TITLE

A MULTILEVEL MODEL OF RESISTANCE TO INFORMATION TECHNOLOGY IMPLEMENTATION

AUTHOR(S)
Lapointe, Liette; Rivard, Suzanne
PUB. DATE
September 2005
SOURCE
MIS Quarterly;Sep2005, Vol. 29 Issue 3, p461
SOURCE TYPE
Academic Journal
DOC. TYPE
Article
ABSTRACT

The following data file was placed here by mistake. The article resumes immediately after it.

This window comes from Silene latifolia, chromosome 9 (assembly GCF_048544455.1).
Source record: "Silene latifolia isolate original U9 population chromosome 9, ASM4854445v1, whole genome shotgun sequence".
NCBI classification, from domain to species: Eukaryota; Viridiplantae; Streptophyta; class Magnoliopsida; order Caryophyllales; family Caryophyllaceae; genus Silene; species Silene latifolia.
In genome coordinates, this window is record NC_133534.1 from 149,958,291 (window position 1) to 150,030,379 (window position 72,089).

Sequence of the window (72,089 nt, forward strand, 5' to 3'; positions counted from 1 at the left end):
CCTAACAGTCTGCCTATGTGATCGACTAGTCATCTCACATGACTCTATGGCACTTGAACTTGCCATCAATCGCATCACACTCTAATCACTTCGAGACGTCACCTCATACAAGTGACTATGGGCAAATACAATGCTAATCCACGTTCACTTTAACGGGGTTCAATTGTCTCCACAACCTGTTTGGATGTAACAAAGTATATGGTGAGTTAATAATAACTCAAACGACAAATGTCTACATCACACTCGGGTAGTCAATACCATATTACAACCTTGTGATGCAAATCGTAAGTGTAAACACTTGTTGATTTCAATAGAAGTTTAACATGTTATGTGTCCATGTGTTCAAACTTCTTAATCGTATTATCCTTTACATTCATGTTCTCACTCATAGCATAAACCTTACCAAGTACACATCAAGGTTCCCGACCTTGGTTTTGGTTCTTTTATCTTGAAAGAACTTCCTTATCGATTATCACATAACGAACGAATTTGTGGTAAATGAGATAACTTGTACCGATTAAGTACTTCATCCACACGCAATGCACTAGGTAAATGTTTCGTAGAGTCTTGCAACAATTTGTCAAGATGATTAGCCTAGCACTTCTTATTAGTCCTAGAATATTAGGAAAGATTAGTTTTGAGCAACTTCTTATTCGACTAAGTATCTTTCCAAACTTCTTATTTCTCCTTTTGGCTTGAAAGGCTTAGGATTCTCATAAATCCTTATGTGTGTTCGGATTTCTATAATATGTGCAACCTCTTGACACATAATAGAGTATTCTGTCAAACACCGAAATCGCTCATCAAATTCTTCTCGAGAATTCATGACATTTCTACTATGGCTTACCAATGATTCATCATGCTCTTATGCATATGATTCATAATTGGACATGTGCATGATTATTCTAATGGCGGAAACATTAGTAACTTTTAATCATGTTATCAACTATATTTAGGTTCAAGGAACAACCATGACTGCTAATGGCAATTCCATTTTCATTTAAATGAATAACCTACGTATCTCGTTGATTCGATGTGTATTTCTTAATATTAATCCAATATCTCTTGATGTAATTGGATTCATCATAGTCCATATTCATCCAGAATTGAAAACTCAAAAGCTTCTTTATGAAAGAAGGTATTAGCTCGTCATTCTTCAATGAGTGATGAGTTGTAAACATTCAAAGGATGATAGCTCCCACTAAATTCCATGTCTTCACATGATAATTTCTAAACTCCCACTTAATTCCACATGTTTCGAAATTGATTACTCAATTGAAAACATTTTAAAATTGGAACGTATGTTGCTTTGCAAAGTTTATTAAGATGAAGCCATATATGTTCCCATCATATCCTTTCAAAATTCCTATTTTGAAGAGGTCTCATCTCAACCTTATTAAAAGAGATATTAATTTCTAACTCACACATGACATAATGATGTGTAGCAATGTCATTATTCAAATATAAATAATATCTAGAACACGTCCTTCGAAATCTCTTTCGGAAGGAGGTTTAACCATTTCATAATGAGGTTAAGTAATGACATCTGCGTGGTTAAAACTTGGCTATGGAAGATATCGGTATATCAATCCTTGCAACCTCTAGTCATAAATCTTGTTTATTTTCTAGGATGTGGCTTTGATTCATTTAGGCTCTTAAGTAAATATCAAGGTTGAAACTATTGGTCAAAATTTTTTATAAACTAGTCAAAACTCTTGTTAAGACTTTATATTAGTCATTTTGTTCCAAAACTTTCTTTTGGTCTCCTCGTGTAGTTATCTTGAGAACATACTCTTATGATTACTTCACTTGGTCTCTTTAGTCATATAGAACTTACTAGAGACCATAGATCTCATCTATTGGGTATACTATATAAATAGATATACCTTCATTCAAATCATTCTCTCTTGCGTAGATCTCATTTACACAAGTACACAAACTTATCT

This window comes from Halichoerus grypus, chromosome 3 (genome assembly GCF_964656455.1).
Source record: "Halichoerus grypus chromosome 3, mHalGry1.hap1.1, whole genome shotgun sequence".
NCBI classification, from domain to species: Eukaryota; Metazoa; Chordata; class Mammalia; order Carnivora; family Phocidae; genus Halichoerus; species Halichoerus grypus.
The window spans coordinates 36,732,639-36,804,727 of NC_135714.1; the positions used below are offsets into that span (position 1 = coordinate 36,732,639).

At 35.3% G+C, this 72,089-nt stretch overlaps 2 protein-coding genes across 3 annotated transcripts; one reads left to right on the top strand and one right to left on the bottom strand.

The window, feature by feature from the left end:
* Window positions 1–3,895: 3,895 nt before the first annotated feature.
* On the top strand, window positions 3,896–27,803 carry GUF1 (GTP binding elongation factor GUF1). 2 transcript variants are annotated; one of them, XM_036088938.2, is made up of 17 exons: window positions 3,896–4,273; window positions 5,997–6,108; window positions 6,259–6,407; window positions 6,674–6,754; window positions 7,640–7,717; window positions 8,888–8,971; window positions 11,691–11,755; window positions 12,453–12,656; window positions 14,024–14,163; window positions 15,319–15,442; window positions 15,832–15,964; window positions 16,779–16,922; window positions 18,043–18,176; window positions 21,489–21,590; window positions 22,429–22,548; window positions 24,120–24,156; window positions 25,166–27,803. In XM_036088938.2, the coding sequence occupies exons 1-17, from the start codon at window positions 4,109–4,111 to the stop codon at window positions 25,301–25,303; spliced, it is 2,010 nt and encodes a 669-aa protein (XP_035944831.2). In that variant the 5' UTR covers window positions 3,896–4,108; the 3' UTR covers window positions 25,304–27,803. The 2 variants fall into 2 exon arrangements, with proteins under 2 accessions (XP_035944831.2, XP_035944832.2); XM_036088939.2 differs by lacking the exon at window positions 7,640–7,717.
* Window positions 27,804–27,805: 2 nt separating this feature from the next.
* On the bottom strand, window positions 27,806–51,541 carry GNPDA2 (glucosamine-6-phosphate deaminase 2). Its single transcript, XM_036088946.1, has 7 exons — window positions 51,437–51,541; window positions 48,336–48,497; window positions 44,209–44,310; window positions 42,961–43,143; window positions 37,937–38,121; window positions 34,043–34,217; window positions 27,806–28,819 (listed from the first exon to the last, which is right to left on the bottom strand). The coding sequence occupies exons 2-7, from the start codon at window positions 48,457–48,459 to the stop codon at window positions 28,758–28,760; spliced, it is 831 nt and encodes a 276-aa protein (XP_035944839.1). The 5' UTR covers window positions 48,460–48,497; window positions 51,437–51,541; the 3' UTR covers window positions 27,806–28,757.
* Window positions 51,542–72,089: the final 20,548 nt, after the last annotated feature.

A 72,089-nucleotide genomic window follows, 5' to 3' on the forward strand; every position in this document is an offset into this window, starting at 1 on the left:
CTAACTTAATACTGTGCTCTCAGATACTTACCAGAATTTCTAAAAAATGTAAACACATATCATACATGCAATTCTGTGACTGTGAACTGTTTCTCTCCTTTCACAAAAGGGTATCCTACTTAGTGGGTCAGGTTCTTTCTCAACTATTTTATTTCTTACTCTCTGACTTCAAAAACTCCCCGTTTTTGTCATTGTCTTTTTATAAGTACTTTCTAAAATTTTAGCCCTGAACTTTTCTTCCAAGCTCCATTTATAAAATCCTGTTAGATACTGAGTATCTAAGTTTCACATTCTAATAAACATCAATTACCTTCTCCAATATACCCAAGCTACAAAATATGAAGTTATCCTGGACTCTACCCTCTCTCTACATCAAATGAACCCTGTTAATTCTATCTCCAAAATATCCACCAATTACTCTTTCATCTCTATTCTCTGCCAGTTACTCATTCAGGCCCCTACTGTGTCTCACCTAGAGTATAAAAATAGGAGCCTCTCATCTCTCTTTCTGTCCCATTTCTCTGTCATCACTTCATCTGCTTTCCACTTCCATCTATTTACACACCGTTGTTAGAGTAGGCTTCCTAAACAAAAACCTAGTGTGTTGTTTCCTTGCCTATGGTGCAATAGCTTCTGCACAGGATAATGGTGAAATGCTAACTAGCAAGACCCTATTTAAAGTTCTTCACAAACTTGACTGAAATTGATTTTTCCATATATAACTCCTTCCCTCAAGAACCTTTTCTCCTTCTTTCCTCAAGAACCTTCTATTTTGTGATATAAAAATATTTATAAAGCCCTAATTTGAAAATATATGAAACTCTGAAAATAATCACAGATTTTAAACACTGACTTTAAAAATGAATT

To better explain resistance to information technology implementation, we used a multilevel, longitudinal approach. We first assessed extant models of resistance to IT. Using semantic analysis, we identified five basic components of resistance: behaviors, object, subject, threats, and initial conditions. We further examined extant models to (1) carry out a preliminary specification of the nature of the relationships between these components and (2) refine our understanding of the multilevel nature of the phenomenon. Using analytic induction, we examined data from three case studies of clinical information systems implementations in hospital settings, focusing on physicians' resistance behaviors. The resulting mixed-determinants model suggests that group resistance behaviors vary during implementation. When a system is introduced, users in a group will first assess it in terms of the interplay between its features and individual and/or organizational-level initial conditions. They then make projections about the consequences of its use. If expected consequences are threatening, resistance behaviors will result. During implementation, should some trigger occur to either modify or activate an initial condition involving the balance of power between the group and other user groups, it will also modify the object of resistance, from system to system significance. If the relevant initial conditions pertain to the power of the resisting group vis-à-vis the system advocates, the object of resistance will also be modified, from system significance to system advocates. Resistance behaviors will follow if threats are perceived from the interaction between the object of resistance and initial conditions. We also found that the bottom-up process by which group resistance behaviors emerge from individual behaviors is not the same in early versus late implementation. In early implementation, the emergence process is one of compilation, described as a combination of independent, individual behaviors. In later stages of implementation, if group level initial conditions have become active, the emergence process is one of composition, described as the convergence of individual behaviors.